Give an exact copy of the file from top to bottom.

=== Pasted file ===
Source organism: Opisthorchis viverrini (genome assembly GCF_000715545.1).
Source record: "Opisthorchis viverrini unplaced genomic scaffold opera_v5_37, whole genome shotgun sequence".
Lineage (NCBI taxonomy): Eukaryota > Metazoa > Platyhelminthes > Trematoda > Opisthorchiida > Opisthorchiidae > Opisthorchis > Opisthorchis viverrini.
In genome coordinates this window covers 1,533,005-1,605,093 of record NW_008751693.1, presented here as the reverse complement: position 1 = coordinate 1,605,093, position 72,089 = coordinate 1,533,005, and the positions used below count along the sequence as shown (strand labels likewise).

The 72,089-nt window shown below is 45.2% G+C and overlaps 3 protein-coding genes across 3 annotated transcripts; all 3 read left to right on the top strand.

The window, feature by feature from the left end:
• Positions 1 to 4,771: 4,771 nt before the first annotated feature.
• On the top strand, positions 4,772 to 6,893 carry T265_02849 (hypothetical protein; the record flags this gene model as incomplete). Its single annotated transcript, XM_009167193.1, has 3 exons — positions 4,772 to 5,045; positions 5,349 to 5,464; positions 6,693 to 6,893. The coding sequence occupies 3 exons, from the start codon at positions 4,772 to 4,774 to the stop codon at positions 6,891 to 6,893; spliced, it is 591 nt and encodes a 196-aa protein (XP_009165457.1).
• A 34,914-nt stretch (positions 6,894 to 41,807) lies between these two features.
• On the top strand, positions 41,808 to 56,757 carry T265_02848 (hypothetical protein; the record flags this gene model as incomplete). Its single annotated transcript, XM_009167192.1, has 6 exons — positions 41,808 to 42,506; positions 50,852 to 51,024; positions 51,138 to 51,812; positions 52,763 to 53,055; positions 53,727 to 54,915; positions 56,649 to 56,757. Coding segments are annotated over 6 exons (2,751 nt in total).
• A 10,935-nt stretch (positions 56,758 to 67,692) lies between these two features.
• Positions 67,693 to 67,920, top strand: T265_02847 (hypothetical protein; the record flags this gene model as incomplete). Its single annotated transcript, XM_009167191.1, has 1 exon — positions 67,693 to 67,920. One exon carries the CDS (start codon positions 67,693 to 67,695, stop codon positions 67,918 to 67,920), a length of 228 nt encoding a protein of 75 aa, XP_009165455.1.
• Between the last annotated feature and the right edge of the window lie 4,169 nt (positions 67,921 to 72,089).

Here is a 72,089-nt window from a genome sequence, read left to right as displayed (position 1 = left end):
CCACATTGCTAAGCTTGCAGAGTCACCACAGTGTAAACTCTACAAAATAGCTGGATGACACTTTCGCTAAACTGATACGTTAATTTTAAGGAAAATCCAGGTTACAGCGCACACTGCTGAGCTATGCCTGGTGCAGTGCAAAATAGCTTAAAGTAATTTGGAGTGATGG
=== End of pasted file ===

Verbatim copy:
Source organism: Opisthorchis viverrini (genome assembly GCF_000715545.1).
Source record: "Opisthorchis viverrini unplaced genomic scaffold opera_v5_37, whole genome shotgun sequence".
Lineage (NCBI taxonomy): Eukaryota > Metazoa > Platyhelminthes > Trematoda > Opisthorchiida > Opisthorchiidae > Opisthorchis > Opisthorchis viverrini.
In genome coordinates this window covers 1,533,005-1,605,093 of record NW_008751693.1, presented here as the reverse complement: position 1 = coordinate 1,605,093, position 72,089 = coordinate 1,533,005, and the positions used below count along the sequence as shown (strand labels likewise).

The 72,089-nt window shown below is 45.2% G+C and overlaps 3 protein-coding genes across 3 annotated transcripts; all 3 read left to right on the top strand.

The window, feature by feature from the left end:
• Positions 1 to 4,771: 4,771 nt before the first annotated feature.
• On the top strand, positions 4,772 to 6,893 carry T265_02849 (hypothetical protein; the record flags this gene model as incomplete). Its single annotated transcript, XM_009167193.1, has 3 exons — positions 4,772 to 5,045; positions 5,349 to 5,464; positions 6,693 to 6,893. The coding sequence occupies 3 exons, from the start codon at positions 4,772 to 4,774 to the stop codon at positions 6,891 to 6,893; spliced, it is 591 nt and encodes a 196-aa protein (XP_009165457.1).
• A 34,914-nt stretch (positions 6,894 to 41,807) lies between these two features.
• On the top strand, positions 41,808 to 56,757 carry T265_02848 (hypothetical protein; the record flags this gene model as incomplete). Its single annotated transcript, XM_009167192.1, has 6 exons — positions 41,808 to 42,506; positions 50,852 to 51,024; positions 51,138 to 51,812; positions 52,763 to 53,055; positions 53,727 to 54,915; positions 56,649 to 56,757. Coding segments are annotated over 6 exons (2,751 nt in total).
• A 10,935-nt stretch (positions 56,758 to 67,692) lies between these two features.
• Positions 67,693 to 67,920, top strand: T265_02847 (hypothetical protein; the record flags this gene model as incomplete). Its single annotated transcript, XM_009167191.1, has 1 exon — positions 67,693 to 67,920. One exon carries the CDS (start codon positions 67,693 to 67,695, stop codon positions 67,918 to 67,920), a length of 228 nt encoding a protein of 75 aa, XP_009165455.1.
• Between the last annotated feature and the right edge of the window lie 4,169 nt (positions 67,921 to 72,089).

Here is a 72,089-nt window from a genome sequence, read left to right as displayed (position 1 = left end):
CCACATTGCTAAGCTTGCAGAGTCACCACAGTGTAAACTCTACAAAATAGCTGGATGACACTTTCGCTAAACTGATACGTTAATTTTAAGGAAAATCCAGGTTACAGCGCACACTGCTGAGCTATGCCTGGTGCAGTGCAAAATAGCTTAAAGTAATTTGGAGTGATGG